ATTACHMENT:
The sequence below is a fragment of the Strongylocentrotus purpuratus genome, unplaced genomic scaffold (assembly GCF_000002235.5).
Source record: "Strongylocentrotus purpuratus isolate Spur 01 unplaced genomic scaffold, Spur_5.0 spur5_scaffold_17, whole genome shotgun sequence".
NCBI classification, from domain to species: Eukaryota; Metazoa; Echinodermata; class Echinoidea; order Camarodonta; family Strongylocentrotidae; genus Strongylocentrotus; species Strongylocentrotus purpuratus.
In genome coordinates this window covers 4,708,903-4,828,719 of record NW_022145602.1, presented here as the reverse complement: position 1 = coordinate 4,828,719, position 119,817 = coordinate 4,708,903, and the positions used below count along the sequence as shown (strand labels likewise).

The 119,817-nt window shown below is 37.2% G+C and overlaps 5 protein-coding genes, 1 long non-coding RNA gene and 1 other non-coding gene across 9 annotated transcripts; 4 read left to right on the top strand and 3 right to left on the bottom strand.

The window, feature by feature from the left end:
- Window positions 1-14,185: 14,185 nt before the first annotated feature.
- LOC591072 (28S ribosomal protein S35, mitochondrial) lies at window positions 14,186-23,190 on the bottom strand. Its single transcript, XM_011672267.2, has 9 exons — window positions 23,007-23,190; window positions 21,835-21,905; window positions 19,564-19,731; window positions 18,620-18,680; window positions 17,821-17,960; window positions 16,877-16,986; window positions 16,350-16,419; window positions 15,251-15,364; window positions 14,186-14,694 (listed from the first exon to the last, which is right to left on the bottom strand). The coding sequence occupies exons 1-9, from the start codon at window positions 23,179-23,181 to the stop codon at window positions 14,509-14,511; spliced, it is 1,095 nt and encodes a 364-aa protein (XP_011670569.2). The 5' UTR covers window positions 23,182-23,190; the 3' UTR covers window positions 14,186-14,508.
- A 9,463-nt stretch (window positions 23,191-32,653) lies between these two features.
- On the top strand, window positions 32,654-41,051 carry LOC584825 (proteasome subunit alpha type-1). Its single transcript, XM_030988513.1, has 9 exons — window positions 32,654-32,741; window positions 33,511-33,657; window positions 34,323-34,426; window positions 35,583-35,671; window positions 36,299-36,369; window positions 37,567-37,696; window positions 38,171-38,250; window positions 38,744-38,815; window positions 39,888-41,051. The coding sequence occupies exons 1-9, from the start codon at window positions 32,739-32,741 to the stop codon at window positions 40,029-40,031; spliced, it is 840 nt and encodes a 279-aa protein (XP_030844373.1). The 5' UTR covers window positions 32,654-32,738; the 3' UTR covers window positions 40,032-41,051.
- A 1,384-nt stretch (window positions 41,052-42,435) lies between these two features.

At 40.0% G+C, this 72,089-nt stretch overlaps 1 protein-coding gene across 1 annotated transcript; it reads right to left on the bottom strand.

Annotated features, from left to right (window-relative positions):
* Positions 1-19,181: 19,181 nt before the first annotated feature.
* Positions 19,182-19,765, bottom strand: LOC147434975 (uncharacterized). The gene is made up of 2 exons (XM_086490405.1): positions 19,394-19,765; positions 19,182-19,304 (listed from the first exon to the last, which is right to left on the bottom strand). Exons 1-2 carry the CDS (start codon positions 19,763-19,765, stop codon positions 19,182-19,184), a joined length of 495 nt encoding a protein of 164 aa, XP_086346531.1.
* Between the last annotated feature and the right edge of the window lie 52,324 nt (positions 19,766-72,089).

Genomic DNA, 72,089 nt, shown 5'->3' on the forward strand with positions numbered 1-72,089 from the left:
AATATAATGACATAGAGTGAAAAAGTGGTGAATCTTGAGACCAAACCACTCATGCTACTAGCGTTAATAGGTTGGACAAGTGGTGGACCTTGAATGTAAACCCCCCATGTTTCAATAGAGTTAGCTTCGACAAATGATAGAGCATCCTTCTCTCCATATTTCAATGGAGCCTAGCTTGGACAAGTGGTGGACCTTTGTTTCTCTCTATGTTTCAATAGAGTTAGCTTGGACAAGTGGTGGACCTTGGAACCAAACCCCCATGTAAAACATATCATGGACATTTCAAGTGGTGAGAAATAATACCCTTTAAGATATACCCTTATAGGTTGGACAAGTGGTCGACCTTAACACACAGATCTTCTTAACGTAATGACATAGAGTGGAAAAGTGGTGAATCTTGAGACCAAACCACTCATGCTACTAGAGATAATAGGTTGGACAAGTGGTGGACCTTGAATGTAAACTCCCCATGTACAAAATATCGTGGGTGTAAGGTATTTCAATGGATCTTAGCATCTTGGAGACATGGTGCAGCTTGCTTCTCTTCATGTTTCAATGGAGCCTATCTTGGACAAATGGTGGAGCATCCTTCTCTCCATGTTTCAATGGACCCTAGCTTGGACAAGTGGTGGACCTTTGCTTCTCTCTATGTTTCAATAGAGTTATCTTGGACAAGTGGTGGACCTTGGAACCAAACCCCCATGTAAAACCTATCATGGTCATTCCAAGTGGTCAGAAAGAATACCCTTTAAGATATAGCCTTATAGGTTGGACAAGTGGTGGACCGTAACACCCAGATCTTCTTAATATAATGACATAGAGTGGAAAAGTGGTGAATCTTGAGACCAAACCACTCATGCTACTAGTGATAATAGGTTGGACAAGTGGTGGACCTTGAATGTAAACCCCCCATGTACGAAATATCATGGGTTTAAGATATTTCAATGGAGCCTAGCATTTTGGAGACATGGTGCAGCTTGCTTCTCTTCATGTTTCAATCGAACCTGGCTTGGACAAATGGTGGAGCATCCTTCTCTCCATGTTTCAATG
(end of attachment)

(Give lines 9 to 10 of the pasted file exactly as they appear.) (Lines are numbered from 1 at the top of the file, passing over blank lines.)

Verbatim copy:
- A 9,463-nt stretch (window positions 23,191-32,653) lies between these two features.
- On the top strand, window positions 32,654-41,051 carry LOC584825 (proteasome subunit alpha type-1). Its single transcript, XM_030988513.1, has 9 exons — window positions 32,654-32,741; window positions 33,511-33,657; window positions 34,323-34,426; window positions 35,583-35,671; window positions 36,299-36,369; window positions 37,567-37,696; window positions 38,171-38,250; window positions 38,744-38,815; window positions 39,888-41,051. The coding sequence occupies exons 1-9, from the start codon at window positions 32,739-32,741 to the stop codon at window positions 40,029-40,031; spliced, it is 840 nt and encodes a 279-aa protein (XP_030844373.1). The 5' UTR covers window positions 32,654-32,738; the 3' UTR covers window positions 40,032-41,051.